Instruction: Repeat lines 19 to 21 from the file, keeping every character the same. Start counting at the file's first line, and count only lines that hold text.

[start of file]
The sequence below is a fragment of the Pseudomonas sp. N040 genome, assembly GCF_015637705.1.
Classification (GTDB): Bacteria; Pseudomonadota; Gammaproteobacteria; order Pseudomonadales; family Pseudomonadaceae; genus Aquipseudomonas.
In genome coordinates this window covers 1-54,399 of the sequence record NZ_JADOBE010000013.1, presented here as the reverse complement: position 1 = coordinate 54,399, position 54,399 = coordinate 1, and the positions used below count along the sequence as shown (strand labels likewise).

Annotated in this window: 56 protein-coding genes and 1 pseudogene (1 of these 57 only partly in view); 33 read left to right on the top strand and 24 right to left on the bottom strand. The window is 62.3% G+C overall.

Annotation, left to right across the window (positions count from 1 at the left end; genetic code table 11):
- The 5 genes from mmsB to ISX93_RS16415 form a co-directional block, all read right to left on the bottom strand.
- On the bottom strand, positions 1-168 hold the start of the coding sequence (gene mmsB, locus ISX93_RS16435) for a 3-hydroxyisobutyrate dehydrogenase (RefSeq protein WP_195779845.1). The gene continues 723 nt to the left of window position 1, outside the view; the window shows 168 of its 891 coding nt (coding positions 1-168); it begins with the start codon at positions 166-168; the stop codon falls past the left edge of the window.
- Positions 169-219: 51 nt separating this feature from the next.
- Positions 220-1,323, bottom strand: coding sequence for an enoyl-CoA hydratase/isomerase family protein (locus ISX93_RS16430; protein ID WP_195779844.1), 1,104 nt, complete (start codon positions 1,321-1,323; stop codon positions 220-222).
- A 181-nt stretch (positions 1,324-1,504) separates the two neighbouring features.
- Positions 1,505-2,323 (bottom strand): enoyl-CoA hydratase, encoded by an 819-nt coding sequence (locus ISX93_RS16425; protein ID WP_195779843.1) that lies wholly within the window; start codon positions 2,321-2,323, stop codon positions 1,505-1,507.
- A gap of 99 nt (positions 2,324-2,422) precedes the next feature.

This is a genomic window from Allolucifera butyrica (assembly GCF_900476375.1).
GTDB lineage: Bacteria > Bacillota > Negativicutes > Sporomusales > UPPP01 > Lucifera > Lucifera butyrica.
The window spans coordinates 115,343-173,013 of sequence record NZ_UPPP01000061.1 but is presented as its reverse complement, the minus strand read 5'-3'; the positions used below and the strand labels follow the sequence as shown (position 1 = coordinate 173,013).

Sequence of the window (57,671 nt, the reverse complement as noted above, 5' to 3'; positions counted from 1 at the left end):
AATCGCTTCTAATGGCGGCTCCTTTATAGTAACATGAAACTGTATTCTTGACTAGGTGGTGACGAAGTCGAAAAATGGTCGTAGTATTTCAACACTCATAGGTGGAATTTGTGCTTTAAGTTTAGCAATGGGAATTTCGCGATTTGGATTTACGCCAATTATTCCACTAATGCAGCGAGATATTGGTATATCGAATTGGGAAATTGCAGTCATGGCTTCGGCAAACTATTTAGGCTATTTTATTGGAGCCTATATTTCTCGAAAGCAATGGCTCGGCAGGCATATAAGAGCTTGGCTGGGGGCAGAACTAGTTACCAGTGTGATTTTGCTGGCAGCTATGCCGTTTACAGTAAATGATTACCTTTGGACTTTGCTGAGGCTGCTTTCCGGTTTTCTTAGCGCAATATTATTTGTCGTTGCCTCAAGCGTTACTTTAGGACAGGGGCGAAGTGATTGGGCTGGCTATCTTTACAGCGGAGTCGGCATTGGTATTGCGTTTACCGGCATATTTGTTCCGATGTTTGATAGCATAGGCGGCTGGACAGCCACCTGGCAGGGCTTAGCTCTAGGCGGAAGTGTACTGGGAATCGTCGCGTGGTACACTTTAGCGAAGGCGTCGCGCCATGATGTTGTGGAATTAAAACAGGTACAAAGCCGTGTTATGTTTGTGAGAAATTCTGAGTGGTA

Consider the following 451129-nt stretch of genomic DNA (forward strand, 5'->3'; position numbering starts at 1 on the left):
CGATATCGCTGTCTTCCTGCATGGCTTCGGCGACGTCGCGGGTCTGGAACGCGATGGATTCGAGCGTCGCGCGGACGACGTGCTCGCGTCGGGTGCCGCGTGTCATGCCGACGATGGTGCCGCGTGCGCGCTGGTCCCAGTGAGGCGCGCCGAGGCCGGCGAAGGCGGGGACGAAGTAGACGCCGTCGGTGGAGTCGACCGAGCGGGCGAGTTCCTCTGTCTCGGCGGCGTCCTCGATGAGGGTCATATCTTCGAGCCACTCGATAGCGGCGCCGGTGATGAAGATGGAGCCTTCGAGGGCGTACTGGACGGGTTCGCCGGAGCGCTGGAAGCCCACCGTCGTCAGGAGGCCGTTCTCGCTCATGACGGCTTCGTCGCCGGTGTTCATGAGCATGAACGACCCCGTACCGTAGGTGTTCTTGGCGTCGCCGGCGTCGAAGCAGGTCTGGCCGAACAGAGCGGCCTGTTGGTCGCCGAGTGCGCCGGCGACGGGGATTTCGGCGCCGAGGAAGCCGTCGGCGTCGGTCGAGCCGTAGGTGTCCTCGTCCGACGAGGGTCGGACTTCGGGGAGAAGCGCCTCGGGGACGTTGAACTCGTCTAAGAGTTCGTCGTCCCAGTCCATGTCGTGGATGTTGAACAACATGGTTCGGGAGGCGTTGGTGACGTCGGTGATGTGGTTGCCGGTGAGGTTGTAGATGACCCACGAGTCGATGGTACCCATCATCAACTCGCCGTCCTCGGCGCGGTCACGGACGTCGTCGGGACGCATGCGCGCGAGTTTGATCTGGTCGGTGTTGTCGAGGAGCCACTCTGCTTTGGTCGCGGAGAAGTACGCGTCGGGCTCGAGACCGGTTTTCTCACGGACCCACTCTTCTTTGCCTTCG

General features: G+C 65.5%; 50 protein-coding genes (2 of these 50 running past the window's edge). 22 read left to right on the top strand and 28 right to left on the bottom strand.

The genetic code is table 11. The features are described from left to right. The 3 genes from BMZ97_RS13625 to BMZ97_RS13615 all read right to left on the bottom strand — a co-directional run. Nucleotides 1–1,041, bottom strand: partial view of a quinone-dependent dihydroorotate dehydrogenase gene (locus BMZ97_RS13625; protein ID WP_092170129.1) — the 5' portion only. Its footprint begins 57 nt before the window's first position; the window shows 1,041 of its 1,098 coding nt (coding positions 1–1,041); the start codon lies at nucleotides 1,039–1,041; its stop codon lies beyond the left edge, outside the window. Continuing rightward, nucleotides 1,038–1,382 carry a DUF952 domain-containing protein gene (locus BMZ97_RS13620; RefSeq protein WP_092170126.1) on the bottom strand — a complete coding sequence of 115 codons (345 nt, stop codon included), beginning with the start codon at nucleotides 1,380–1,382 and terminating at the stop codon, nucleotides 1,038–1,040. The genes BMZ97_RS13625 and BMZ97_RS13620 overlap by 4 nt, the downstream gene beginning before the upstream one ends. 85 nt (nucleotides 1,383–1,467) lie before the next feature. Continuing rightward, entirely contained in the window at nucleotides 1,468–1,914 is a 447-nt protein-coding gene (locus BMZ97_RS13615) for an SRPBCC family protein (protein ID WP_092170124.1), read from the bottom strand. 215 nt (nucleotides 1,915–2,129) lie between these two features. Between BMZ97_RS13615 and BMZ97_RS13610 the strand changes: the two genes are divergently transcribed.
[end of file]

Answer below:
CGATATCGCTGTCTTCCTGCATGGCTTCGGCGACGTCGCGGGTCTGGAACGCGATGGATTCGAGCGTCGCGCGGACGACGTGCTCGCGTCGGGTGCCGCGTGTCATGCCGACGATGGTGCCGCGTGCGCGCTGGTCCCAGTGAGGCGCGCCGAGGCCGGCGAAGGCGGGGACGAAGTAGACGCCGTCGGTGGAGTCGACCGAGCGGGCGAGTTCCTCTGTCTCGGCGGCGTCCTCGATGAGGGTCATATCTTCGAGCCACTCGATAGCGGCGCCGGTGATGAAGATGGAGCCTTCGAGGGCGTACTGGACGGGTTCGCCGGAGCGCTGGAAGCCCACCGTCGTCAGGAGGCCGTTCTCGCTCATGACGGCTTCGTCGCCGGTGTTCATGAGCATGAACGACCCCGTACCGTAGGTGTTCTTGGCGTCGCCGGCGTCGAAGCAGGTCTGGCCGAACAGAGCGGCCTGTTGGTCGCCGAGTGCGCCGGCGACGGGGATTTCGGCGCCGAGGAAGCCGTCGGCGTCGGTCGAGCCGTAGGTGTCCTCGTCCGACGAGGGTCGGACTTCGGGGAGAAGCGCCTCGGGGACGTTGAACTCGTCTAAGAGTTCGTCGTCCCAGTCCATGTCGTGGATGTTGAACAACATGGTTCGGGAGGCGTTGGTGACGTCGGTGATGTGGTTGCCGGTGAGGTTGTAGATGACCCACGAGTCGATGGTACCCATCATCAACTCGCCGTCCTCGGCGCGGTCACGGACGTCGTCGGGACGCATGCGCGCGAGTTTGATCTGGTCGGTGTTGTCGAGGAGCCACTCTGCTTTGGTCGCGGAGAAGTACGCGTCGGGCTCGAGACCGGTTTTCTCACGGACCCACTCTTCTTTGCCTTCG

General features: G+C 65.5%; 50 protein-coding genes (2 of these 50 running past the window's edge). 22 read left to right on the top strand and 28 right to left on the bottom strand.

The genetic code is table 11. The features are described from left to right. The 3 genes from BMZ97_RS13625 to BMZ97_RS13615 all read right to left on the bottom strand — a co-directional run. Nucleotides 1–1,041, bottom strand: partial view of a quinone-dependent dihydroorotate dehydrogenase gene (locus BMZ97_RS13625; protein ID WP_092170129.1) — the 5' portion only. Its footprint begins 57 nt before the window's first position; the window shows 1,041 of its 1,098 coding nt (coding positions 1–1,041); the start codon lies at nucleotides 1,039–1,041; its stop codon lies beyond the left edge, outside the window. Continuing rightward, nucleotides 1,038–1,382 carry a DUF952 domain-containing protein gene (locus BMZ97_RS13620; RefSeq protein WP_092170126.1) on the bottom strand — a complete coding sequence of 115 codons (345 nt, stop codon included), beginning with the start codon at nucleotides 1,380–1,382 and terminating at the stop codon, nucleotides 1,038–1,040. The genes BMZ97_RS13625 and BMZ97_RS13620 overlap by 4 nt, the downstream gene beginning before the upstream one ends. 85 nt (nucleotides 1,383–1,467) lie before the next feature. Continuing rightward, entirely contained in the window at nucleotides 1,468–1,914 is a 447-nt protein-coding gene (locus BMZ97_RS13615) for an SRPBCC family protein (protein ID WP_092170124.1), read from the bottom strand. 215 nt (nucleotides 1,915–2,129) lie between these two features. Between BMZ97_RS13615 and BMZ97_RS13610 the strand changes: the two genes are divergently transcribed.